Fake Marriage with the CEO(8)

By: Amanda Horton





“Three blocks away from the next corner—Look out!”



Wolfe slammed on the brakes before Simms finished speaking. He stared, open-mouthed, at the woman who had dashed into the road without looking.



She stood frozen, only inches from the front of the car. She was braced for impact, her eyes scrunch tight, arms curled against her chest. Slowly, she opened her eyes. She looked around, staring at the car. Her eyes met Wolfe’s, and she offered a trembling smile. “Sorry,” she mouthed, and then she turned, plunging into the crowd on the sidewalk.



“Shit!” Simms said weakly. “If it hadn’t been for your reflexes...”



Wolfe realized that he was frozen in place. He took his foot off the brake, sending the car back into traffic. He didn’t want to think about what might have happened if he hadn’t stopped in time.

***

Miranda pushed open the glass doors leading to the center. She was drenched. Her clothes clung to her body like wrinkled skin, and her hair hung limp and heavy on her shoulders. She thought she could outrun the impending storm by taking the bus and be at the center before the rain came. She was so wrong.



Miranda shook her head. Should have heeded the warning signs. She’d seen the sky turn overcast. And that lightning! Though the storm was a lot less scary than her near-escape from New York traffic. Her legs still trembled and her heart pounded. If that driver hadn’t slammed on his brakes, I’d be dead! Miranda suppressed a giggle. Being hit by a BMW... “Talk about a swanky way to go.”



A chorus of greetings demanded her attention. Miranda took a deep breath, focusing on the job in front of her. The center was always full. But today it was jam-packed like sardines. Even those from surrounding areas came to seek shelter from the rain.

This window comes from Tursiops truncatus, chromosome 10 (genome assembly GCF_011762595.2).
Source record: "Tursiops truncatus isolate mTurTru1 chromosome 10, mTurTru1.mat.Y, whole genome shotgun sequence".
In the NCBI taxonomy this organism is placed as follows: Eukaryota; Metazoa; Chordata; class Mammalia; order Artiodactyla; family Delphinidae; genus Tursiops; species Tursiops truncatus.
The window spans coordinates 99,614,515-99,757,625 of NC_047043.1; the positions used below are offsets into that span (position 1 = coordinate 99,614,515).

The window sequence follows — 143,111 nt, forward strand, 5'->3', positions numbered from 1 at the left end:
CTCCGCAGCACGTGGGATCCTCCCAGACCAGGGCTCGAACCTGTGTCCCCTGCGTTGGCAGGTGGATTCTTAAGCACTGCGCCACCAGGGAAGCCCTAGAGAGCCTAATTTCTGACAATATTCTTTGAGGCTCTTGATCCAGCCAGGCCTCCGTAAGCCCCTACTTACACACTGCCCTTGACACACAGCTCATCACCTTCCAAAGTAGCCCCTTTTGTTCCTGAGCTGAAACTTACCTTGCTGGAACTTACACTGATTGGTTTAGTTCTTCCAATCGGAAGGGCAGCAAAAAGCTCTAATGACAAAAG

“Miranda, you here to cook for us today?” a man called. Miranda recognized Ben. He called Prospect Park his home and lugged his remaining possessions around with him in a beat up suitcase.



“No. Sorry, Ben. I heard some fancy corporation donated the food today.”



“Where is it then? We’ve been here for hours.” A barrage of complaints echoed across the room.



Miranda smiled, projecting calm. “It should be here anytime. Traffic’s really bad because of the rain.” As she looked around the room, tucking her damp hair out of her face, Miranda’s heart sank. She’d never seen the center this crowded before. While she knew her ‘hungry regulars’ at the restaurant, the majority were strangers. Miranda noted bloodshot eyes, angry mutters and faces turned towards the kitchen with trepidation. For many in the crowd, their last ‘meal’ could have been a bottle of cheap whiskey, leaving them nursing a hangover. Any provocation could turn nasty. It was a volatile situation. She needed to watch out for signs of any trouble.



She walked over to the other volunteers. “Any idea where the food is?”



The nearest volunteer shook his head. “No—and I’m starting to get worried. I don’t know how much longer these guys are prepared to wait.”



“There it is!” Someone from the crowd yelled.



There was a mad rush for the door. Miranda and the volunteers fought their way to the front. If we don’t contain the crowd, these hungry folks will swarm the truck! “Form a line! Everyone will get a share,” Miranda yelled at the top of her voice.



Some obeyed. Others pushed and shoved to be first in line.



Miranda looked to the volunteers and nodded. They knew they had to do this quickly while there was still some semblance of order. She barreled her way to the doorway and waited for the truck to begin unloading.



Suddenly two SUVs screeched to a halt beside the truck. Burly men poured out from the vehicle and surrounded the truck.



Not here—not now! Miranda gasped, her chest tightening.



The memory of heavy-set men in uniform seizing her roughly, and forcing her into a van came back to her. She was unable to move, filled with terror at the idea of being deported again.



Then she realized they weren’t after her. Instead, the men had formed a barrier around the truck, preventing the boxes from being unloaded.



Miranda took a deep breath, pushing back the fear she felt. “What’s the meaning of this?”



A man stepped forward. “Are you the head of the center?”



“No I’m not. I’m a volunteer here. But why are you preventing those boxes from being unloaded? These people are hungry and have been waiting for hours just to eat.”



“We have orders to stop the distribution of these boxes.” The man turned his back on Miranda and nodded to his men. “Stay put. Not a single box is getting off this truck.”

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